General

What is IAP?

IAP stands for Independent Activities Period, which is MIT’s 4-week long term in January. MIT encourages students to use IAP to set their own educational agendas, work on independent projects, meet with faculty, or pursue many other opportunities not possible during the semester. Many individuals and groups in the MIT community take advantage of IAP to create opportunities for others. Thanks to the unique nature of IAP, Code for Good’s IAP class allows students to focus more time and energy on their projects without the stress and distraction of semester-time classes.

What are the dates for the programs?

The Consulting program is during the Fall and Spring semesters, while the IAP program is during MIT’s IAP period in January.

Can I mentor student projects?

Email us and we’ll contact you about possible mentoring opportunities!

How can I keep up to date with Code for Good?

We don't have a newsletter, but we occasionally send out updates via our Facebook page, and we update our website every semester with the latest projects.

We run a program similar to Code for Good at our university. Would Code for Good be interested in partnering with us?

We would love to hear about potential partnerships or to share stories and advice. Just send us an email at codeforgood@mit.edu!

How will the consulting and IAP program change this year?

We're moving the consulting and IAP program virtual from Fall 2020 through to IAP in January 2021.

Students

How can I get involved in Code For Good?

If you are looking to participate in our programs, you can apply for the Spring or Fall consulting programs at the beginning of each semester, or for the IAP program near the end of the Fall semester. The application link for students will posted on the main page of the specific program. If you are looking to join our organizing team, we also recruit during the Fall and Spring semesters. The application will be posted on our site, but you can email us at codeforgood@mit.edu and we can remind you to apply when we start recruiting!

Where can I apply?

Click on the “Apply” tab in the navigation bar of the site. Applications are closed for Fall 2020, however.

I don’t study at MIT but am interested in Code For Good. Can I join any of these programs?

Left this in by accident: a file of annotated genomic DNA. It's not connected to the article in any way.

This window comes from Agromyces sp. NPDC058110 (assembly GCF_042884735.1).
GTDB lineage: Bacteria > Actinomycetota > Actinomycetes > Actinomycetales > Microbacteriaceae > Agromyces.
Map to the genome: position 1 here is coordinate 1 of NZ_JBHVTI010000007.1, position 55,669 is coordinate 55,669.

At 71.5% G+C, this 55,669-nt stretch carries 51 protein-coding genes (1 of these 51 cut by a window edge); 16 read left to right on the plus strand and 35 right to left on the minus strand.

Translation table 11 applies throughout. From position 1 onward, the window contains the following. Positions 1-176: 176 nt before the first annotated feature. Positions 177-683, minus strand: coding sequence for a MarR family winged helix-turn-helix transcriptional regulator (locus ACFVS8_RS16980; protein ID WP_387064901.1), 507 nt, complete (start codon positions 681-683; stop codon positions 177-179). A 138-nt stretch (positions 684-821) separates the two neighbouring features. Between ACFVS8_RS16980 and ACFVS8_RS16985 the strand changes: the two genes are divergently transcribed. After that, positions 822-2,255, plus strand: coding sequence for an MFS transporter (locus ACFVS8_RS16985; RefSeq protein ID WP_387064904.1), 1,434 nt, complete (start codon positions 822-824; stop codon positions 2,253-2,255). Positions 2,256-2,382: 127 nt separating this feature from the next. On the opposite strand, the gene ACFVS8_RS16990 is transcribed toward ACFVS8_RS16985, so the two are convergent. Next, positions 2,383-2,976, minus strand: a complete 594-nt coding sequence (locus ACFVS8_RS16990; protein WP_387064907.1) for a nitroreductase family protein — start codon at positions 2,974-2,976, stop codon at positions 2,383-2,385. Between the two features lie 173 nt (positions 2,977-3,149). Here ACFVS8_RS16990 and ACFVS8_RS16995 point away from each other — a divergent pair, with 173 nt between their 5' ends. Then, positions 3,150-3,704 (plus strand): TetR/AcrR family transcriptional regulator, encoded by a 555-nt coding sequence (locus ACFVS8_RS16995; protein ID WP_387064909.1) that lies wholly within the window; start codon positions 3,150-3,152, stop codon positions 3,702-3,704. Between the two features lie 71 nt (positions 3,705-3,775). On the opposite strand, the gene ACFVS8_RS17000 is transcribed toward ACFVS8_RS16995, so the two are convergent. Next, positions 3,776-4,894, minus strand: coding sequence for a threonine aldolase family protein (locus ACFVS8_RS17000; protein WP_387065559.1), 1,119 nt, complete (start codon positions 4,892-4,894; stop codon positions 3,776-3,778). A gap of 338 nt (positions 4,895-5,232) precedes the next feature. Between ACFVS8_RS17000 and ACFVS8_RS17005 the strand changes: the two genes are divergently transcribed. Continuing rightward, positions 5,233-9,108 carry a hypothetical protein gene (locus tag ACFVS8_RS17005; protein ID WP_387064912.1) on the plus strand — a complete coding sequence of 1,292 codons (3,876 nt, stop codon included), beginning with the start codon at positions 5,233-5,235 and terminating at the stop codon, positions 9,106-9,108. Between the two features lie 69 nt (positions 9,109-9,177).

Any student who is eligible to register for MIT classes can participate in our programs. This includes students at MIT and cross-registrants from Harvard or Wellesley.

What skills are you looking for in a student?

To get the most out of our programs, we recommend that students have some prior programming experience, such as computer science coursework (6.009, 6.148), internships, or personal projects. For students with less experience, it is possible you could join as a team with a more experienced person. If you’re not sure about your level of experience, feel free to email us! Note that programming experience is not necessary for being an organizer.

What's the difference between the Consulting application and the Organizer application?

The consulting application is for the consulting program, where student teams work on a tech-related project for nonprofit groups. The organizer application is for joining our executive board, where we organize the logistics for our programs, and contact nonprofits and company sponsors, but we do not work on tech-related projects.

Can I apply to both the consulting and organizer applications?

Yes, you can apply to both! Your applications will not affect each other. If accepted to both, you can choose to accept both, or just one.

What are the different organizing committees like?

Please check out this doc for a description of each committee. Usually new organizers will have the opportunity to explore tasks across multiple committees. We need the most help with the consulting and IAP committees.

I've been rejected by Code for Good in the past. Can I apply again?

Yes, you can apply again! We make acceptances based on your resume project experience, skills, and free time. Your past applications will not affect current or future applications.

What is the difference between the IAP program and the consulting program?

The only difference between the IAP and Consulting programs in the time frame. The Consulting program is during the semester, so students will be expected to spend about 2-4 hours a week on their projects. During IAP, student teams will complete a project in a 4-week period by spending 20-40 hours a week on their projects. This program culminates in an exposition, where participants present and showcase their projects to mentors, representatives of the non-profit organizations, and the general MIT community.